With Valentine’s Day approaching, London financial technology company, SumUp (www.sumup.co.uk), has analysed 20,000 anonymised payment transactions from across Europe to find out which country’s daters are spending the most on Valentine’s Day meals in restaurants, cafes, and fast food outlets.
Looking at a sample of card and contactless payments made across 10 European countries on Valentine’s Day 2019, SumUp can also reveal which nations prefer to ‘go Dutch’; meaning they split the cost of dinners and drinks across two payments instead of having one person foot the bill.
Italians are the most lavish lovers
The data shows that Italians are spending the most on Valentine’s Day meals out, with the average meal cost being a whopping £47.40. This overshadows the average spend of German daters (£37.54) and French (£29.86), who are in second and third respectively.
British daters are falling well behind their European neighbours, as the third lowest spenders on Valentine’s Day (£19.26), only beaten by Finnish (£13.20) and Irish (£12.86) when it comes to spending on meals.
Breakdown of average food spend on Valentine’s Day
1. Italians – £47.40 on average per meal
2. Germans – £37.54
3. French – £29.86
4. Polish – £28.20
5. Belgians – £26.63
6. Spanish – £21.76
7. Dutch – £19.48
8. British – £19.26
9. Finnish – £13.20
10. Irish – £12.86
Brits are the top splitters
British daters are the most open to splitting the bill on Valentine’s Day, accounting for nearly a quarter (24%) of all split-bill transactions, closely followed by French who made up 23% of those across the countries analysed. Interestingly, daters in the Netherlands are less likely to ‘go Dutch’ on the bill, accounting for 12% of shared bills.
Breakdown of top nationalities splitting the bill on Valentine’s Day
1. British couples (24%)
2. French couples (23%)
3. Dutch couples (12%)
Marc Alexander Christ, Co-Founder of SumUp, comments: “We’ve all seen that awkward moment when nervous couples are unsure who is going to pick up the cost of their romantic Valentine’s Day meal for two, and it’s interesting to see that British diners are the most comfortable with sharing that burden. SumUp is about making sure those payments can be made quickly and easily – whoever ends up paying. Whether contactless, chip-and-pin, or Google Pay and Apple Pay, we prefer your restaurant to be focusing on their cuisine instead of their cash-counting.”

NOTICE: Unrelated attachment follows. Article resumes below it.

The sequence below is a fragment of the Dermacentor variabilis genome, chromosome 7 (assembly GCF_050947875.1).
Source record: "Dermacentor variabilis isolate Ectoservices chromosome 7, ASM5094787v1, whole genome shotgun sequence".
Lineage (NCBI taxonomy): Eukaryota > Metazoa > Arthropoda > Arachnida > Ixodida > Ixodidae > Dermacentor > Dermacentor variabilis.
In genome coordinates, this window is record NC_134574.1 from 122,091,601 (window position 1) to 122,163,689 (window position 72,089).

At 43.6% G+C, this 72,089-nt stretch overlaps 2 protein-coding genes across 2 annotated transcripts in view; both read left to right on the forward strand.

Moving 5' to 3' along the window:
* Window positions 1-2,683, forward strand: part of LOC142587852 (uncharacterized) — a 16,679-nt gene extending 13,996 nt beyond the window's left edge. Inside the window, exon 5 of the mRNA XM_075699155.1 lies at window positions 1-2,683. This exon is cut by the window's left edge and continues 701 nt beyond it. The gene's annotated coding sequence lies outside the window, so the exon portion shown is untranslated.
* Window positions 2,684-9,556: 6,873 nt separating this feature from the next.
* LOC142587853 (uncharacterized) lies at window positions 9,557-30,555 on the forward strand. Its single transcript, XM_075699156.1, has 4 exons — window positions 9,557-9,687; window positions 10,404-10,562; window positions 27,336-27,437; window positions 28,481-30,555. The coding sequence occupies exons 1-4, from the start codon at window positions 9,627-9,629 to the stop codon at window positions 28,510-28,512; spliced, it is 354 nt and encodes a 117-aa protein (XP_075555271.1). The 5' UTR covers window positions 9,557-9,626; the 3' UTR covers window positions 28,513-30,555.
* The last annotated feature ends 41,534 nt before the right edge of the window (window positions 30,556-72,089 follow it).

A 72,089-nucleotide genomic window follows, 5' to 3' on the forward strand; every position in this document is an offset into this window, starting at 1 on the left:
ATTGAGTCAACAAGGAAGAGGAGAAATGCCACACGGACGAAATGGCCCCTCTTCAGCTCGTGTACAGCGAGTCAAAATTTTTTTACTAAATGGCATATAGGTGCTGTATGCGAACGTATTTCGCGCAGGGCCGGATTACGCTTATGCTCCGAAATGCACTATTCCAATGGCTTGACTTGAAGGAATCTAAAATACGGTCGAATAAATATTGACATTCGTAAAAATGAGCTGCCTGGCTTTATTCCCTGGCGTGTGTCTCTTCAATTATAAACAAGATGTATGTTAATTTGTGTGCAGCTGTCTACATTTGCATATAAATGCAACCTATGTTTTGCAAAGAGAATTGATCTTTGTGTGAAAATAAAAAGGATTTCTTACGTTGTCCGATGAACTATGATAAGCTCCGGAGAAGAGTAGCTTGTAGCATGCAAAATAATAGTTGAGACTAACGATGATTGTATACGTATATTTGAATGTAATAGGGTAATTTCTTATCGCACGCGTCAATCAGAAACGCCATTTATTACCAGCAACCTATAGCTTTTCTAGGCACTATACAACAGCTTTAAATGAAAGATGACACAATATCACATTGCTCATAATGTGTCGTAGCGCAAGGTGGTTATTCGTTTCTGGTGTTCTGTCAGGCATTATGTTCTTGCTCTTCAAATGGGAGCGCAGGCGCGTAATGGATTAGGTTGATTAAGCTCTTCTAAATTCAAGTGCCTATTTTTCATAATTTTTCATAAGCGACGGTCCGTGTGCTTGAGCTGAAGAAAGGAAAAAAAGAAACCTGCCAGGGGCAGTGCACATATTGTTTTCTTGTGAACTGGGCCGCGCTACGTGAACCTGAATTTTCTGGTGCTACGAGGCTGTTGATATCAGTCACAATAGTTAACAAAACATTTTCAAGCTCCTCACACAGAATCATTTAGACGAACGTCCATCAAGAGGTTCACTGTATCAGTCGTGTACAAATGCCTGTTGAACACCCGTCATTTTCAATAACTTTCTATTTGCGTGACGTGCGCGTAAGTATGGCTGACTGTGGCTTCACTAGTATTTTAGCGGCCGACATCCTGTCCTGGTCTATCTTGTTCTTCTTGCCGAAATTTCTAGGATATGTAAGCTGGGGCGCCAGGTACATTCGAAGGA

SumUp’s data analysis is based on 20,000 anonymised payment transactions sample across 10 countries made on February 14, 2019 – focusing on those made by merchants declared as Cafés and Restaurants by their Merchant Category Code. SumUp has determined transactions that are ‘bill-splitting’ by looking at identical payment amounts taken by the same merchant within 60 seconds of each other. The time limit ensures that payments are most likely to correspond to merchants taking payments for the same bill, instead of dealing with a completely new and separate transaction.
About SumUp (www.sumup.co.uk)
SumUp is a financial technology company that allows businesses of all sizes to receive payments quickly and simply, both in-store and online. Named as Europe’s fastest-growing company in the ‘Inc. 5000’, SumUp has over 5,000 companies joining the platform every day. With its card terminals relied upon by over 2 million businesses globally, from hairdressers to artists, from restaurants to taxis, SumUp surpassed an annual revenue of €200 million in 2019, and 100% year over year growth is predicted for 2020 In October 2018, SumUp released its 3G reader, a card terminal that lets merchants process payments without. the need for a mobile app or constant Wi-Fi connection. SumUp’s 100% digital sign-up, fast delivery, and quick and easy set-up means that merchants can be empowered by digital transactions within just minutes from receiving their card terminal. For more information, visit our website.